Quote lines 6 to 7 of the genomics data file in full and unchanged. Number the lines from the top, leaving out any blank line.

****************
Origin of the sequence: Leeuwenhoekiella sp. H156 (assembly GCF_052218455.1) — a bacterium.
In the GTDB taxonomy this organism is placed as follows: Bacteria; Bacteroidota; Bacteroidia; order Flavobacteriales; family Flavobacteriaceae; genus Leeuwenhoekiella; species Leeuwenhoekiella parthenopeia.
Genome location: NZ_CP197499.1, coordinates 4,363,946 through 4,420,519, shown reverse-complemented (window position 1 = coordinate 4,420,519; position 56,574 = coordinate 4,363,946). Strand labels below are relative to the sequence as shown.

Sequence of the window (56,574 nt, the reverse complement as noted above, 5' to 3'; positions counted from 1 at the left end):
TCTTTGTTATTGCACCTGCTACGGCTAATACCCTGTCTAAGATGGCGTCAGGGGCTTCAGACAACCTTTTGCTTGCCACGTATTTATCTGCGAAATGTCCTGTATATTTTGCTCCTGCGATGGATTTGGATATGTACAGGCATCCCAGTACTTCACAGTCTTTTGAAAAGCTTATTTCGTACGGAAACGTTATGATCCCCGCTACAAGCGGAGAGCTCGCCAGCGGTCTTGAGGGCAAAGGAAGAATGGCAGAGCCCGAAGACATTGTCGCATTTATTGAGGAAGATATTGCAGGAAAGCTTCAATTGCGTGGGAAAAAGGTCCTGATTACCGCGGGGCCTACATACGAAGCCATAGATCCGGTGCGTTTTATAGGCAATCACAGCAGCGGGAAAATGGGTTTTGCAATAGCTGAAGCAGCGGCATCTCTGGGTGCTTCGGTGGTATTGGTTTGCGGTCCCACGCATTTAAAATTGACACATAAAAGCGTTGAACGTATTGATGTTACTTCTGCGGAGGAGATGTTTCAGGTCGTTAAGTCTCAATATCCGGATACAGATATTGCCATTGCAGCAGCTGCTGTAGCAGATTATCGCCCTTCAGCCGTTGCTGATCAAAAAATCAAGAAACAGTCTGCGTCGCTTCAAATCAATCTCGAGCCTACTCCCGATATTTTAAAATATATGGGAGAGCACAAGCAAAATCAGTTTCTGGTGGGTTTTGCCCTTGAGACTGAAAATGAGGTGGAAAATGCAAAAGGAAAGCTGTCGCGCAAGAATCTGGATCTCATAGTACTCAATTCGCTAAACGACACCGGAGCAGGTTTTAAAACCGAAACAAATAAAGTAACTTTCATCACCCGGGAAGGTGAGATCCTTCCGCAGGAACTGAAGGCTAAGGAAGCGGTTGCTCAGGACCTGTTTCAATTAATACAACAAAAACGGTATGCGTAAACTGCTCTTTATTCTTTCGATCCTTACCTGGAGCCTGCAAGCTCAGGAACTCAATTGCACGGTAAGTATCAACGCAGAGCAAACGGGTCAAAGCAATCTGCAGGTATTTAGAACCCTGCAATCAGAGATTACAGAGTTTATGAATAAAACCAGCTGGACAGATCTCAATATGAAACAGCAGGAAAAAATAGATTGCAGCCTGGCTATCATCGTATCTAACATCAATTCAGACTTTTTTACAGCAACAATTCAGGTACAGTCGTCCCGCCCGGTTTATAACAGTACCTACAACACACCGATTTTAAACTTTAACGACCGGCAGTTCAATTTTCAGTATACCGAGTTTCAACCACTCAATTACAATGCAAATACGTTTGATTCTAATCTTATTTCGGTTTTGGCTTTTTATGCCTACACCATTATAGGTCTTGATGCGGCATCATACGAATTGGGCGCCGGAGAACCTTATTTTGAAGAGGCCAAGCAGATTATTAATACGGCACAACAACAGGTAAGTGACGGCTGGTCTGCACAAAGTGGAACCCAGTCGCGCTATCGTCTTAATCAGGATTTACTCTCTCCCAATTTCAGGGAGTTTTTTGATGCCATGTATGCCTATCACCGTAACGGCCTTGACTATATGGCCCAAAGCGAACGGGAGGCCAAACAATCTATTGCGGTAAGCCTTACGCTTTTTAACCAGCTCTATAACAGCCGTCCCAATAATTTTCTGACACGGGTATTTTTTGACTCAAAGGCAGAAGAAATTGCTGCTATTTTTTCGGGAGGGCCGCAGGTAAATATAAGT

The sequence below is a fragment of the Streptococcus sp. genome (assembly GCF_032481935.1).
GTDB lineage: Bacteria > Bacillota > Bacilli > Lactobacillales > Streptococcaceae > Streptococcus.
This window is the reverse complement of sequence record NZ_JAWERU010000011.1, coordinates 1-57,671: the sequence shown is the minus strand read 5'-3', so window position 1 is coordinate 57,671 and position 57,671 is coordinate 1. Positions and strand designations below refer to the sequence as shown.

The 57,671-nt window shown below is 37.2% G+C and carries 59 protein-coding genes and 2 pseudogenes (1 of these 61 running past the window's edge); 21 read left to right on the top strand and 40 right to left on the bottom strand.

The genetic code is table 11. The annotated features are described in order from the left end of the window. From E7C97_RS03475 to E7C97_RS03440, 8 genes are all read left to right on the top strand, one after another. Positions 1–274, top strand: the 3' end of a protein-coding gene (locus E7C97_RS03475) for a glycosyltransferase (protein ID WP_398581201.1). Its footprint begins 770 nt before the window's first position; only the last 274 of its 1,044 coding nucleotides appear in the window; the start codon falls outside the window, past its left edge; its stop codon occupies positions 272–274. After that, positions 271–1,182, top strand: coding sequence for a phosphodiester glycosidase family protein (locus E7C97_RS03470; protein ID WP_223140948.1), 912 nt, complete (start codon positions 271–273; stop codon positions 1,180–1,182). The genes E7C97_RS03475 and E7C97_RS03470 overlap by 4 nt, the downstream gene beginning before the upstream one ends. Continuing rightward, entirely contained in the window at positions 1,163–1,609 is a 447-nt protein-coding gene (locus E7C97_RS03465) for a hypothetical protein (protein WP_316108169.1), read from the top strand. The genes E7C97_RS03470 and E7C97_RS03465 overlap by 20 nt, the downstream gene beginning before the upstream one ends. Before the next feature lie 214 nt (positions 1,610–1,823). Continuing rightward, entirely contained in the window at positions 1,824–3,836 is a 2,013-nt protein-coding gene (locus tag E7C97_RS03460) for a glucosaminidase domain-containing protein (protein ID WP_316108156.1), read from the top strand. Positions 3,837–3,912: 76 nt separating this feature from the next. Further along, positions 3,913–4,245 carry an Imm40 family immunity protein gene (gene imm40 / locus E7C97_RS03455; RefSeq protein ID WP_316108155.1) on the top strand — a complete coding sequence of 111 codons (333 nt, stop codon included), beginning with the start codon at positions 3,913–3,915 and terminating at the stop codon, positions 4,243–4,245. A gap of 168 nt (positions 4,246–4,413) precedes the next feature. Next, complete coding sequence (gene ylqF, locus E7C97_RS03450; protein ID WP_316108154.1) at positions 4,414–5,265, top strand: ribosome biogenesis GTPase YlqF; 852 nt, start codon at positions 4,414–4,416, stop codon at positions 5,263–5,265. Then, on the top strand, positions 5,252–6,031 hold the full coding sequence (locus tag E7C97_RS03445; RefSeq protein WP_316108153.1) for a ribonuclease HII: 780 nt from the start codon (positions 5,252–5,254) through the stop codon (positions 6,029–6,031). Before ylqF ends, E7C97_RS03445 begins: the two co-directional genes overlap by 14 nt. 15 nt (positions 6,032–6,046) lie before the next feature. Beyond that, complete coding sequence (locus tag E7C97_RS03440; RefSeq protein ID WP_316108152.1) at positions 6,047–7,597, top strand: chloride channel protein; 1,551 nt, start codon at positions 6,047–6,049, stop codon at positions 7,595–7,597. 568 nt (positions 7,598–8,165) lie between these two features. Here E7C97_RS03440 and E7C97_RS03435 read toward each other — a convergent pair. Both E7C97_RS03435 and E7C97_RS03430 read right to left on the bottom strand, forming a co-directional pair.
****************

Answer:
The sequence below is a fragment of the Streptococcus sp. genome (assembly GCF_032481935.1).
GTDB lineage: Bacteria > Bacillota > Bacilli > Lactobacillales > Streptococcaceae > Streptococcus.